So, this is a half post of the European vacation, because I just accidentally made the external hard drive that has all the pictures on it disappear from the desktop of my computer. And I don't know how to put them back. I select the pictures then I tell the story because it helps me remember stuff.
Here are some random impressions of England:
1. Chillier in July than I thought it would be. And less rainy than I expected. It was overcast a lot, especially at night. But the last night, we had a brilliant clear sky. We were one hour from London and I have never seen so many stars.
2. The people were generally wonderful, especially the folks who worked at the college. The people we encountered out and about were not overtly friendly. It seems that starting a conversation with a stranger in public is actually sort of rude.
3. Public transport was very quiet. Also, apparently quite rude to talk above a whisper on the tube.
4. The milk tastes better there. The skim milk is creamy like whole milk.
5. These people eat all the time. Seriously. Breakfast at 8, morning coffee and cookies at 11. Lunch at 1, Afternoon tea (with donuts) at 3, dinner at 7. I gained 5 pounds in 5 days.
6. It's probably because we were with a bunch of Americans most of the time, but I didn't really feel like we were in a foreign country, at least not as much as I did when we were in Italy. There were a lot of different accents around, but it was a lot like living in Metro NY. I know people who were born in different countries (the UK, Ireland, Spain, Italy, Colombia, Poland) who live right here in Linden, so when we were in England, it didn't feel different because we all spoke English.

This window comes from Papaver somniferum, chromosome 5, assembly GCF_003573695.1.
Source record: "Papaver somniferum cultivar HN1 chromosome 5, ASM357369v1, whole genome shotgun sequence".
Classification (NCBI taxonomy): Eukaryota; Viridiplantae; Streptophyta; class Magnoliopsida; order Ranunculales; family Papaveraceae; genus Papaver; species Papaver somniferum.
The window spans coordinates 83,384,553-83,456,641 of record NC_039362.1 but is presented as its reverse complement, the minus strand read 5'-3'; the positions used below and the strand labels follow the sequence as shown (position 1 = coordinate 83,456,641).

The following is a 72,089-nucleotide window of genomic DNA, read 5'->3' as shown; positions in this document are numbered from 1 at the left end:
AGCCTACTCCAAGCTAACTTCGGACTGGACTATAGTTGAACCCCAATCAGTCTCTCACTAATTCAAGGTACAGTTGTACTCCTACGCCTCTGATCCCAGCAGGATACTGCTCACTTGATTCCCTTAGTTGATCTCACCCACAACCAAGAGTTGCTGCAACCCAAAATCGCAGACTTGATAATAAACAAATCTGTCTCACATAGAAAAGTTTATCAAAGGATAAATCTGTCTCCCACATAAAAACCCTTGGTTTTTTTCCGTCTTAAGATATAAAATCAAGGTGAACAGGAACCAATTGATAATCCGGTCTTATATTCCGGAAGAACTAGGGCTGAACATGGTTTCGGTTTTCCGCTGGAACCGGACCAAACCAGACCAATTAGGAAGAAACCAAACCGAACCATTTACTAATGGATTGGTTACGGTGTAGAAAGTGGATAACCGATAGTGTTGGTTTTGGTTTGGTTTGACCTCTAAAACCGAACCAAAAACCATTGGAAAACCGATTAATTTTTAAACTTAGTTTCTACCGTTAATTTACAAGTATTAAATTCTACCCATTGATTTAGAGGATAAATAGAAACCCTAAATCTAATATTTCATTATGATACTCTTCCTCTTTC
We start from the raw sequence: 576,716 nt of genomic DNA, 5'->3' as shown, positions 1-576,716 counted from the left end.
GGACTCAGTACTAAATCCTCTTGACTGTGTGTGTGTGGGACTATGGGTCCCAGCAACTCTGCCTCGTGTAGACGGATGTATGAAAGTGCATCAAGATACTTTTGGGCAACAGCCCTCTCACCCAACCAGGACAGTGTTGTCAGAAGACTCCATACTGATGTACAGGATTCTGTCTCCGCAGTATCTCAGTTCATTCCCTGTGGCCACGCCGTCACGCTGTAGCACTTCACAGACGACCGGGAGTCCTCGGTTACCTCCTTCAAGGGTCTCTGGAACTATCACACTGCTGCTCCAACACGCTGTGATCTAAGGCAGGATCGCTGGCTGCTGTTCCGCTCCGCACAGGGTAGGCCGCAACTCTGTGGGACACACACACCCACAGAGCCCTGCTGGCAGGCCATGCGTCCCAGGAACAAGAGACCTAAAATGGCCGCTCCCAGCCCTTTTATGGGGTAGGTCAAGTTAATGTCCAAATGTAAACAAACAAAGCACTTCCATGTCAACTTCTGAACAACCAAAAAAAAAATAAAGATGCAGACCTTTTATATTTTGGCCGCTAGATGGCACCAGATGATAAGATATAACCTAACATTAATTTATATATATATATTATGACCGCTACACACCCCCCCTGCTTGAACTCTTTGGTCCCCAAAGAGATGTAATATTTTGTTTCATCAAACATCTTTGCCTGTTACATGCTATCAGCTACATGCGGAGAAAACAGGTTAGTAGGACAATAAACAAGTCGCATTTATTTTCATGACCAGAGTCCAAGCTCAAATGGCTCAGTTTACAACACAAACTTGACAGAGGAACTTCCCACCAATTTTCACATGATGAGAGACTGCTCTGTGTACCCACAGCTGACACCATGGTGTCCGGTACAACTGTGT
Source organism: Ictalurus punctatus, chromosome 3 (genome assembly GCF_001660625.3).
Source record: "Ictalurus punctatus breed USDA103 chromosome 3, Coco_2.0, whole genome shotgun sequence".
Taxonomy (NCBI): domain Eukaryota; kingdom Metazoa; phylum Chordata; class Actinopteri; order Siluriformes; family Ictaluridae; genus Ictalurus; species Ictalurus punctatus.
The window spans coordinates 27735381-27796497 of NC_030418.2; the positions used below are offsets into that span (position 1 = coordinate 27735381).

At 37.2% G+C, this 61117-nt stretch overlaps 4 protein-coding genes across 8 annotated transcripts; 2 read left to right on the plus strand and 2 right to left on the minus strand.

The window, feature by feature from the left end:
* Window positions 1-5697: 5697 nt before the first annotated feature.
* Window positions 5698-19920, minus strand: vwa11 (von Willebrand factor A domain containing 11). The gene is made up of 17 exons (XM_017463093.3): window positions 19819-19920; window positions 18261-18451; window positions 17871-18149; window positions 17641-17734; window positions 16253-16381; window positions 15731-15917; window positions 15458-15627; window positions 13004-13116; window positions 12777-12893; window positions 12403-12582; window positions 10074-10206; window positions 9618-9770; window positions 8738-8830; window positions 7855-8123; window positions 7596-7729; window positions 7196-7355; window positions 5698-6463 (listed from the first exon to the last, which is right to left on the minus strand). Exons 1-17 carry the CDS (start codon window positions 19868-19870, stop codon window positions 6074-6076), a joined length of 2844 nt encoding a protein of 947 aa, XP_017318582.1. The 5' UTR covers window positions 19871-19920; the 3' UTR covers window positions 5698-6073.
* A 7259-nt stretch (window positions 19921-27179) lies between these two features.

7. Even though we were all speaking English, however, some of the folks we met with Home Countries accents were difficult for me to understand.
8. Can we talk about the highway signs? Instead of simple, one word directions, like "yield," they use, "give way." And it gets worse when you are on the major highways. We were looking at the signs on the M4 from London to Oxfordshire and they were paragraphs long. Really. By the time you finished reading the sign, you'd missed your exit!
9. They measured distance in miles, not kilometers. And they used miles per hour to measure speed. This confused me because everything else is metric.
10. It's kind of amazing how you can be in VERY urban London and then, just on the other side of the city limit, it's farmland (When we landed at Heathrow, we literally flew past cows grazing next to the landing strip.). The concept of a suburb doesn't seem to exist there.
11. My impression is that as a whole, and certainly there are exceptions, the country seems to be quite anti-religion. This could also be because we were hanging around with highly educated people (who seem to ridicule religion, no matter what side of the Atlantic you live on), but I definitely picked up a general disdain of organized religion while we were there, but particularly anti-Catholic feeling. I don't know if it was more overt than usual since the pope's visit was about a month away.
12. However, we had the privilege of attending Mass at a wonderful, tiny, little church right near campus. And the priest, about age 35, was fantastic. Here is a link to a picture of Marie and Phil (whoever they are, but they sure look happy) getting married there and the priest I am talking about is in the photo with them. God bless you, Marie and Phil!
More later on if I can get the photos off the external hard rive. Hope it's not to hard to find them...